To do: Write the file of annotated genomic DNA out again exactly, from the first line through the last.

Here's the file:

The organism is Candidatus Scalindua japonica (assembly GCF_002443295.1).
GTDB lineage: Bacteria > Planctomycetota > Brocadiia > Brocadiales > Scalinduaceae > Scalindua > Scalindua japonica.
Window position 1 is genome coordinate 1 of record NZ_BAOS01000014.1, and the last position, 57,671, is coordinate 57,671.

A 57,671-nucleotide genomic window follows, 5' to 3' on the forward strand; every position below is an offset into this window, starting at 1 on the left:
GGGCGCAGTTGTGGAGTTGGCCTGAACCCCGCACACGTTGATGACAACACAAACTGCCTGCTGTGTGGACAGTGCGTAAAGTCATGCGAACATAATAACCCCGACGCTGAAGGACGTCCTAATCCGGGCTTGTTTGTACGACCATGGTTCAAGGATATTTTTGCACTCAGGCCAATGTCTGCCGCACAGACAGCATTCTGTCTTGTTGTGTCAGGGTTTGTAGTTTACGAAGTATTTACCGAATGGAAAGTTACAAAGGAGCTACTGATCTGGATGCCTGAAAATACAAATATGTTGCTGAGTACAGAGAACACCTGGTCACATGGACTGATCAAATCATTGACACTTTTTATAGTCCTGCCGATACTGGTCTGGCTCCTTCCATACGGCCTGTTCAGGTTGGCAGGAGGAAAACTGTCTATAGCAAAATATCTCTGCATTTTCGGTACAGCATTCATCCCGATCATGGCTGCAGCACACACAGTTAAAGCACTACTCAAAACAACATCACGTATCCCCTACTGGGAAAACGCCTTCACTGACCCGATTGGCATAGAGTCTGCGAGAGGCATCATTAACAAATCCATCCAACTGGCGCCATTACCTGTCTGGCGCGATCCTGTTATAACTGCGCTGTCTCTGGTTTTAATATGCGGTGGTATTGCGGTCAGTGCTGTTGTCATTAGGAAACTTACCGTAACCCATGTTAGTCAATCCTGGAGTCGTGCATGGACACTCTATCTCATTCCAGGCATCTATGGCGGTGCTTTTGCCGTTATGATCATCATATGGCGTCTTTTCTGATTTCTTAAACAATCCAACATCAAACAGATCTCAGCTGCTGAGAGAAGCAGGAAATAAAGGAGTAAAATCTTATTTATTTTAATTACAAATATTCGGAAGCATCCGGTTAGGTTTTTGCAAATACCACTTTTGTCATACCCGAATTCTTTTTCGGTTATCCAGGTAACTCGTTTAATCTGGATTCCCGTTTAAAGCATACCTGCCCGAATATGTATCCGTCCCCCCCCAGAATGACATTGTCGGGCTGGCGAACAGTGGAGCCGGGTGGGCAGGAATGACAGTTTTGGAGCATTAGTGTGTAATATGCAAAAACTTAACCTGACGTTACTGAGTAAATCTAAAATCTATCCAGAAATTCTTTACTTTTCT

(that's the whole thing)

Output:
The organism is Candidatus Scalindua japonica (assembly GCF_002443295.1).
GTDB lineage: Bacteria > Planctomycetota > Brocadiia > Brocadiales > Scalinduaceae > Scalindua > Scalindua japonica.
Window position 1 is genome coordinate 1 of record NZ_BAOS01000014.1, and the last position, 57,671, is coordinate 57,671.

A 57,671-nucleotide genomic window follows, 5' to 3' on the forward strand; every position below is an offset into this window, starting at 1 on the left:
GGGCGCAGTTGTGGAGTTGGCCTGAACCCCGCACACGTTGATGACAACACAAACTGCCTGCTGTGTGGACAGTGCGTAAAGTCATGCGAACATAATAACCCCGACGCTGAAGGACGTCCTAATCCGGGCTTGTTTGTACGACCATGGTTCAAGGATATTTTTGCACTCAGGCCAATGTCTGCCGCACAGACAGCATTCTGTCTTGTTGTGTCAGGGTTTGTAGTTTACGAAGTATTTACCGAATGGAAAGTTACAAAGGAGCTACTGATCTGGATGCCTGAAAATACAAATATGTTGCTGAGTACAGAGAACACCTGGTCACATGGACTGATCAAATCATTGACACTTTTTATAGTCCTGCCGATACTGGTCTGGCTCCTTCCATACGGCCTGTTCAGGTTGGCAGGAGGAAAACTGTCTATAGCAAAATATCTCTGCATTTTCGGTACAGCATTCATCCCGATCATGGCTGCAGCACACACAGTTAAAGCACTACTCAAAACAACATCACGTATCCCCTACTGGGAAAACGCCTTCACTGACCCGATTGGCATAGAGTCTGCGAGAGGCATCATTAACAAATCCATCCAACTGGCGCCATTACCTGTCTGGCGCGATCCTGTTATAACTGCGCTGTCTCTGGTTTTAATATGCGGTGGTATTGCGGTCAGTGCTGTTGTCATTAGGAAACTTACCGTAACCCATGTTAGTCAATCCTGGAGTCGTGCATGGACACTCTATCTCATTCCAGGCATCTATGGCGGTGCTTTTGCCGTTATGATCATCATATGGCGTCTTTTCTGATTTCTTAAACAATCCAACATCAAACAGATCTCAGCTGCTGAGAGAAGCAGGAAATAAAGGAGTAAAATCTTATTTATTTTAATTACAAATATTCGGAAGCATCCGGTTAGGTTTTTGCAAATACCACTTTTGTCATACCCGAATTCTTTTTCGGTTATCCAGGTAACTCGTTTAATCTGGATTCCCGTTTAAAGCATACCTGCCCGAATATGTATCCGTCCCCCCCCAGAATGACATTGTCGGGCTGGCGAACAGTGGAGCCGGGTGGGCAGGAATGACAGTTTTGGAGCATTAGTGTGTAATATGCAAAAACTTAACCTGACGTTACTGAGTAAATCTAAAATCTATCCAGAAATTCTTTACTTTTCT